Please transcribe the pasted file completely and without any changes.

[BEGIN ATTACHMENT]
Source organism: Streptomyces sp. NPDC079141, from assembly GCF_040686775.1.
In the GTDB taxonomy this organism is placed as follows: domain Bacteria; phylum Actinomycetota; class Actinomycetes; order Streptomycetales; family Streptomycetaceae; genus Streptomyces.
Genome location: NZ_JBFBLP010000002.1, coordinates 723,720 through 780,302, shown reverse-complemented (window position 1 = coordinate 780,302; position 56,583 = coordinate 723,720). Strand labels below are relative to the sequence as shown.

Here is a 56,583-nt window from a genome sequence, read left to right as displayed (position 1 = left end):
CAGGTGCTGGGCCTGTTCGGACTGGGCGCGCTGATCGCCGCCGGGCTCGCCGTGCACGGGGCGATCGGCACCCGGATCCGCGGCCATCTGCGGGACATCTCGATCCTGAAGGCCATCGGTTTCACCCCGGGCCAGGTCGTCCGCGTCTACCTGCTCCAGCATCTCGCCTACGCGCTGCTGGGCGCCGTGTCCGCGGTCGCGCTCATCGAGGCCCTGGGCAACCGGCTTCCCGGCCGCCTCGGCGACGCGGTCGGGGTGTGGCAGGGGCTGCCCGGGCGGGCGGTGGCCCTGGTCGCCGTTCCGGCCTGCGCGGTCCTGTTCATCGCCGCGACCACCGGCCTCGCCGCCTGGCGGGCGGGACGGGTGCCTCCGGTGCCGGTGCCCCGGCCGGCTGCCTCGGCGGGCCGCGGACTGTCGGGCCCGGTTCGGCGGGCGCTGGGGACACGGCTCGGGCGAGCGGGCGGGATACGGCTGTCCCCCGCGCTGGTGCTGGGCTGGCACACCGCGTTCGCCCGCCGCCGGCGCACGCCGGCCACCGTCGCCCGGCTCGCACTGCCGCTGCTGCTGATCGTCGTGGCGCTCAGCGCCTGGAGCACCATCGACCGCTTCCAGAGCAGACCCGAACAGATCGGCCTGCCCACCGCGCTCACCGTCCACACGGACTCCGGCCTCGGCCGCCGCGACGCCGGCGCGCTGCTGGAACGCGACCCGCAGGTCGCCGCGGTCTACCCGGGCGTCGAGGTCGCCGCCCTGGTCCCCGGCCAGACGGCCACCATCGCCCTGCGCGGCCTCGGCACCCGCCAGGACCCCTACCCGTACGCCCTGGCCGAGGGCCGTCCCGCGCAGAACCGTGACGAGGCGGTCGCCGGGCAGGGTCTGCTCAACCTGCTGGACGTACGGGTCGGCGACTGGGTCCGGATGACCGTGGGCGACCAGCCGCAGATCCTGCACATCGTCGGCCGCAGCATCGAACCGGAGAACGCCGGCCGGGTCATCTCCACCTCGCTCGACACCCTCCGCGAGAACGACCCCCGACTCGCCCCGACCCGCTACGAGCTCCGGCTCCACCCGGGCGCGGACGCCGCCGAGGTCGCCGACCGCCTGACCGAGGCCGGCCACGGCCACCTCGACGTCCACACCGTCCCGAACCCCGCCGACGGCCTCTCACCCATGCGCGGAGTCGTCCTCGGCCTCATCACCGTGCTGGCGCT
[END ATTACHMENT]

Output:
Source organism: Streptomyces sp. NPDC079141, from assembly GCF_040686775.1.
In the GTDB taxonomy this organism is placed as follows: domain Bacteria; phylum Actinomycetota; class Actinomycetes; order Streptomycetales; family Streptomycetaceae; genus Streptomyces.
Genome location: NZ_JBFBLP010000002.1, coordinates 723,720 through 780,302, shown reverse-complemented (window position 1 = coordinate 780,302; position 56,583 = coordinate 723,720). Strand labels below are relative to the sequence as shown.

Here is a 56,583-nt window from a genome sequence, read left to right as displayed (position 1 = left end):
CAGGTGCTGGGCCTGTTCGGACTGGGCGCGCTGATCGCCGCCGGGCTCGCCGTGCACGGGGCGATCGGCACCCGGATCCGCGGCCATCTGCGGGACATCTCGATCCTGAAGGCCATCGGTTTCACCCCGGGCCAGGTCGTCCGCGTCTACCTGCTCCAGCATCTCGCCTACGCGCTGCTGGGCGCCGTGTCCGCGGTCGCGCTCATCGAGGCCCTGGGCAACCGGCTTCCCGGCCGCCTCGGCGACGCGGTCGGGGTGTGGCAGGGGCTGCCCGGGCGGGCGGTGGCCCTGGTCGCCGTTCCGGCCTGCGCGGTCCTGTTCATCGCCGCGACCACCGGCCTCGCCGCCTGGCGGGCGGGACGGGTGCCTCCGGTGCCGGTGCCCCGGCCGGCTGCCTCGGCGGGCCGCGGACTGTCGGGCCCGGTTCGGCGGGCGCTGGGGACACGGCTCGGGCGAGCGGGCGGGATACGGCTGTCCCCCGCGCTGGTGCTGGGCTGGCACACCGCGTTCGCCCGCCGCCGGCGCACGCCGGCCACCGTCGCCCGGCTCGCACTGCCGCTGCTGCTGATCGTCGTGGCGCTCAGCGCCTGGAGCACCATCGACCGCTTCCAGAGCAGACCCGAACAGATCGGCCTGCCCACCGCGCTCACCGTCCACACGGACTCCGGCCTCGGCCGCCGCGACGCCGGCGCGCTGCTGGAACGCGACCCGCAGGTCGCCGCGGTCTACCCGGGCGTCGAGGTCGCCGCCCTGGTCCCCGGCCAGACGGCCACCATCGCCCTGCGCGGCCTCGGCACCCGCCAGGACCCCTACCCGTACGCCCTGGCCGAGGGCCGTCCCGCGCAGAACCGTGACGAGGCGGTCGCCGGGCAGGGTCTGCTCAACCTGCTGGACGTACGGGTCGGCGACTGGGTCCGGATGACCGTGGGCGACCAGCCGCAGATCCTGCACATCGTCGGCCGCAGCATCGAACCGGAGAACGCCGGCCGGGTCATCTCCACCTCGCTCGACACCCTCCGCGAGAACGACCCCCGACTCGCCCCGACCCGCTACGAGCTCCGGCTCCACCCGGGCGCGGACGCCGCCGAGGTCGCCGACCGCCTGACCGAGGCCGGCCACGGCCACCTCGACGTCCACACCGTCCCGAACCCCGCCGACGGCCTCTCACCCATGCGCGGAGTCGTCCTCGGCCTCATCACCGTGCTGGCGCT